But these things don’t happen right in most of our backyards, right? If these processes just happen far enough away from us, if they only destroy those habitats way over there, then won’t our environments be ok? Well, no, as a matter of fact. Any and all environmental damage eventually comes back around, affecting those who started the damage as well as those who did not, because everything in nature is ultimately connected. Because of this connectedness, the loss of habitat, or a specific environment, anywhere, also harms habitats everywhere. This understanding undoubtedly motivated the saying attributed to Chief Seattle, paraphrased here, that “humanity did not weave the web of life, humanity is merely a strand in it. Whatever humans do to the web, they do to themselves.”
Many have already learned that burning fossil fuels for energy is not sustainable, and that it must stop soon. Some are learning that other energy sources, like dams, are also having serious negative effects, such as destroying those waterways that act like the life-giving veins of this land. But if we really look at the proposed green alternatives, it turns out that these sources of energy are also far from sustainable. The various industrial devices that we would ideally power with this energy are likewise not sustainable to produce.
Unfortunately for us, the ecological crisis we are in as actually much more severe than most realize. Many have ignored or forgotten what such widely recognized and regarded sources as the American Museum of Natural History and the United Nations agree upon, namely that “we are in the midst of a mass extinction of living things, and that this dramatic loss of species poses a major threat to human existence in the next century”. To be more specific: “we are in the middle of a sixth major mass extinction… The last great extinction event occurred at the end of the Cretaceous period, about 65 million years ago, when an estimated two-thirds of all species, including all the dinosaur groups except the birds, were obliterated.”
We have manufactured a comparable extinction event. “Over the next few decades, we could lose about 50,000 species per year, a rate 20,000 times the [average natural] rate. By the year 2100, perhaps two-thirds of the Earth’s current species will have disappeared or be on the way to extinction.” “Perhaps three species an hour, nearly 30,000 species a year, are currently being lost.”
Considering what we now know about how life systems work on this planet, that is, how tightly interwoven and connected they are, it is very unlikely that Homo Sapiens Sapiens (modern humans) will survive such an extreme downsizing of biodiversity on this planet.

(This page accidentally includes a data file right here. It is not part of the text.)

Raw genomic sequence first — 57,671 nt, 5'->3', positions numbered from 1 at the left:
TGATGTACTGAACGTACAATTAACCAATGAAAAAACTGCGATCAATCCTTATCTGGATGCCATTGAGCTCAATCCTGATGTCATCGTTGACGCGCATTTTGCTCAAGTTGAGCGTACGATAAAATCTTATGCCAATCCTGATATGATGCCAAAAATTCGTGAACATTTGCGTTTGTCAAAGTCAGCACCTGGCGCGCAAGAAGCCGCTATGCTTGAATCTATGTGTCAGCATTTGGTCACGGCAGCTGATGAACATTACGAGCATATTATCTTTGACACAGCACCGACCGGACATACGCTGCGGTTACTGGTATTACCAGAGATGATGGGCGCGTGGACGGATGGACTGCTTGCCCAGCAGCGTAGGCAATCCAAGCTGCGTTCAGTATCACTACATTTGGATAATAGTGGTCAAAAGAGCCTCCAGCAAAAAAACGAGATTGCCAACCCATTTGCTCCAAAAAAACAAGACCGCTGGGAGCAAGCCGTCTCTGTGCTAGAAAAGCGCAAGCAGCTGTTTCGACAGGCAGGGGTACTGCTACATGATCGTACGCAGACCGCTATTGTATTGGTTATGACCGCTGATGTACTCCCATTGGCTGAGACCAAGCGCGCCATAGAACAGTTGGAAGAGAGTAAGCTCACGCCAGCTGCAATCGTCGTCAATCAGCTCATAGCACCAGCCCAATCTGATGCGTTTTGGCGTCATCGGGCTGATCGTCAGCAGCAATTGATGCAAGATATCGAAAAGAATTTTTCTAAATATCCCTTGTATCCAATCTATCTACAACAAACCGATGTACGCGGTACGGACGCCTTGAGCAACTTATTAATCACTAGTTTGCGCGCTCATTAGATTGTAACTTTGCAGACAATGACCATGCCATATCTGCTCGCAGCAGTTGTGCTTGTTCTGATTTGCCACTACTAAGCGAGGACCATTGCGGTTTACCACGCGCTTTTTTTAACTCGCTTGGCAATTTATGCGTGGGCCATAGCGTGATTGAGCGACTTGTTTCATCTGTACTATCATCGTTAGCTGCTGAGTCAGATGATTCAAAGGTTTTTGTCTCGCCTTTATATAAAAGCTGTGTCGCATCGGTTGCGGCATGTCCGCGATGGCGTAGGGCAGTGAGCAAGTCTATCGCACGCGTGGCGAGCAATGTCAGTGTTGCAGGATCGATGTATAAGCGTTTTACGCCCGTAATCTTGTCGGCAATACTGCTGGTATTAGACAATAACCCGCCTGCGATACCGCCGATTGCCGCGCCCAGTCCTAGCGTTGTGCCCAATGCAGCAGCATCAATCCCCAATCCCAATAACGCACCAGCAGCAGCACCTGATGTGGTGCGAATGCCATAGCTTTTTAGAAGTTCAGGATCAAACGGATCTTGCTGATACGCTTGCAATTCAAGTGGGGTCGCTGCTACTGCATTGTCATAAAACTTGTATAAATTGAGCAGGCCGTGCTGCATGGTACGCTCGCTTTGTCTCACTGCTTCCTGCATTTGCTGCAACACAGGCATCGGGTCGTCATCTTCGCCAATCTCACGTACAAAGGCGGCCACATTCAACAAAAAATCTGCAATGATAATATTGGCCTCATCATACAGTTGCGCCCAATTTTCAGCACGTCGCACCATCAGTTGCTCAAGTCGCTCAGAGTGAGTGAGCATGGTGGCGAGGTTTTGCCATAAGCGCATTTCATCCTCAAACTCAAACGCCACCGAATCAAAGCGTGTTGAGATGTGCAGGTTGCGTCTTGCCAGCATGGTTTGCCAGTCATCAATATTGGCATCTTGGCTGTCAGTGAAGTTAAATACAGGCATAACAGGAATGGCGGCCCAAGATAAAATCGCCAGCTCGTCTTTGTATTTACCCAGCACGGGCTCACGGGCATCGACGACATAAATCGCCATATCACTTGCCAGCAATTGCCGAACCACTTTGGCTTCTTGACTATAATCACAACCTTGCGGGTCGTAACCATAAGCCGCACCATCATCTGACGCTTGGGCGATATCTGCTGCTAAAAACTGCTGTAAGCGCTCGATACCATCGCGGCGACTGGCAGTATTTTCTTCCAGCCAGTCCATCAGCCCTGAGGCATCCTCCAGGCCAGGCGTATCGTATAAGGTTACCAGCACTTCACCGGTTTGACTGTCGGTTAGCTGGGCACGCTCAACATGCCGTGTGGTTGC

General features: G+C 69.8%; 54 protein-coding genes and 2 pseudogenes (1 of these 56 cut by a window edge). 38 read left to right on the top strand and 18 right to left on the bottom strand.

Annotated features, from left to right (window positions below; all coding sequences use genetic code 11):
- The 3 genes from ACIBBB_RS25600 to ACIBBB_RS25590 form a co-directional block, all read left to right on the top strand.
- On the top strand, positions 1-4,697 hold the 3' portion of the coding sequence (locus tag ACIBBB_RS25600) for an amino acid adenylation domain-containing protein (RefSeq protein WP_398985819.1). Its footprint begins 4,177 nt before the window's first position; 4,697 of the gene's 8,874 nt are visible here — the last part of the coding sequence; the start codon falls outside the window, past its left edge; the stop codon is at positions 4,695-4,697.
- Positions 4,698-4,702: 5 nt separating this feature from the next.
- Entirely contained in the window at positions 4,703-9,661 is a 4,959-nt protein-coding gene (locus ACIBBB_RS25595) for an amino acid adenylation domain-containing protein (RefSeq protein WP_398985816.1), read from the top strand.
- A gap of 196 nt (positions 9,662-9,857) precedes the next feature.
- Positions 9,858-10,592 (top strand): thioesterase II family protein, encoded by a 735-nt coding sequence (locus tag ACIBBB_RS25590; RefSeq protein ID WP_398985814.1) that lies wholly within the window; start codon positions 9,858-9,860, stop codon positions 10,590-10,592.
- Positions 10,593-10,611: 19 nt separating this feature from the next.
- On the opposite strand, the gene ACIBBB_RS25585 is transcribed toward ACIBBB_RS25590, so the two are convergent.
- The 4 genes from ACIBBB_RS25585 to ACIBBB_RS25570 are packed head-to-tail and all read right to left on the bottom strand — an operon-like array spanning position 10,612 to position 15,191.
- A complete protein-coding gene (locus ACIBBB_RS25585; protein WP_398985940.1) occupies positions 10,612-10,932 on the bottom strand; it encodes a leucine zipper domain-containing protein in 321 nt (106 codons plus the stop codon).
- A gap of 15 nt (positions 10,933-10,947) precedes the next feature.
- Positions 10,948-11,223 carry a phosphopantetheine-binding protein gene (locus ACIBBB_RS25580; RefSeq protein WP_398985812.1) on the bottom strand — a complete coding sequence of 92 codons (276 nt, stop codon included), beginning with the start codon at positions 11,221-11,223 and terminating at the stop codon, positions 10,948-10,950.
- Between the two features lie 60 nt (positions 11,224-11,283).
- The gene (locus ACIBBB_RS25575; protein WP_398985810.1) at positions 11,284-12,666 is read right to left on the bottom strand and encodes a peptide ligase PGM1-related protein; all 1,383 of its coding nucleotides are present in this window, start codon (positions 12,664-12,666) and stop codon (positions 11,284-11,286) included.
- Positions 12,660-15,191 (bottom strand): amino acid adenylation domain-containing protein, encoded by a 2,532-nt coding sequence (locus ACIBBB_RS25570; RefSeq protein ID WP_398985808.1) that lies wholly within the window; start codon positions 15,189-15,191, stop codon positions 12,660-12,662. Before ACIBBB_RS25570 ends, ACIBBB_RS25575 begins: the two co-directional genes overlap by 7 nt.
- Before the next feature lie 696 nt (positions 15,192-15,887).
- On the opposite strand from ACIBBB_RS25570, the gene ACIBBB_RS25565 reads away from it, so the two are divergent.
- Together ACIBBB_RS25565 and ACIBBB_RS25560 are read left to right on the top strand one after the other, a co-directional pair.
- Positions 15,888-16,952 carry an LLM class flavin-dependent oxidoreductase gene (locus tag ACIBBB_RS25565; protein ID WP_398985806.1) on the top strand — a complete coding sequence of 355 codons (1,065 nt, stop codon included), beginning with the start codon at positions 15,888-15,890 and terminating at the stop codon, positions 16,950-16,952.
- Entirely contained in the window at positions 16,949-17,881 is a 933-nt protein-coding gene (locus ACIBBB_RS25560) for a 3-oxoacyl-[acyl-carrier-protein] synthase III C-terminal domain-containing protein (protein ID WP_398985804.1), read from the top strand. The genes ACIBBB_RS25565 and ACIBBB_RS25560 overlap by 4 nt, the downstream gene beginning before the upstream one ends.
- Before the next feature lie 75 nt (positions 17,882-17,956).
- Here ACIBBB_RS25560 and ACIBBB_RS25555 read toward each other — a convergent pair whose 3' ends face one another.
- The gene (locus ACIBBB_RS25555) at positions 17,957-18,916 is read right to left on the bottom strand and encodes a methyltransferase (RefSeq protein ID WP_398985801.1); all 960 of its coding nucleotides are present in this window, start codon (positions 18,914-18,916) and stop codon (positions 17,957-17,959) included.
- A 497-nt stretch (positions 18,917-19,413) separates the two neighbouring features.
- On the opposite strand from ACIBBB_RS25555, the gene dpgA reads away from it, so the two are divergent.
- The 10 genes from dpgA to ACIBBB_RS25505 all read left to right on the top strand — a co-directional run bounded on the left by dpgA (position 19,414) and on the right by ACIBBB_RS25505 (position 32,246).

Furthermore, in this latest stage of what is now called the Holocene extinction event (named for the geological period of time we are now in), the activities of industrial, “civilized” humans are solidly to blame. The industrial economy has been around for less than 1% of the time that humans have existed, and in that short period it’s already facilitated our delivery into this sorry state of affairs.
Many people have come to view non-sustainable technologies as “less preferable, but still an option.” That is, many do not take issues of sustainability vs. non-sustainability seriously. They see the whole problem as a regrettable, messy inconvenience, rather than as an immediately life-threatening issue. Simply put, we have to snap out of it. We are running out of time.
So what are we supposed to do then instead of adopting green technology?
Well, this might come as a shock to many, but the vast majority of human life has been lived without industrial technology. Also, before going any farther, do yourself a favor and forget the racist hubris of past historians and social scientists. Life before industrial technology was not necessarily “nasty, brutish and short.” As many anthropologists have recently begun to point out, starting with the (now slightly outdated but still significant) example of Marshall Sahlins, non-industrial peoples actually created the “original affluent society.”
Don’t get me wrong, I’m not suggesting that those of us currently living in highly industrialized modern societies must adopt the exact practices of any specific non-industrial people. Rather, we should learn from the numerous examples of actually existing sustainable societies and draw our inspiration from there. I’m confident that, if we put our minds to the task, we will figure something out.
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Most of the content of this piece was shamelessly stolen from various sources: namely this zine (http://zinelibrary.info/how-not-kill-most-life-planet-introduction-radical-sustainability) which in turn got a lot of its points from Derrick Jensen and Aric McBay’s book, “What We Leave Behind.” Content was also stolen from Wikipedia and other nerdy websites.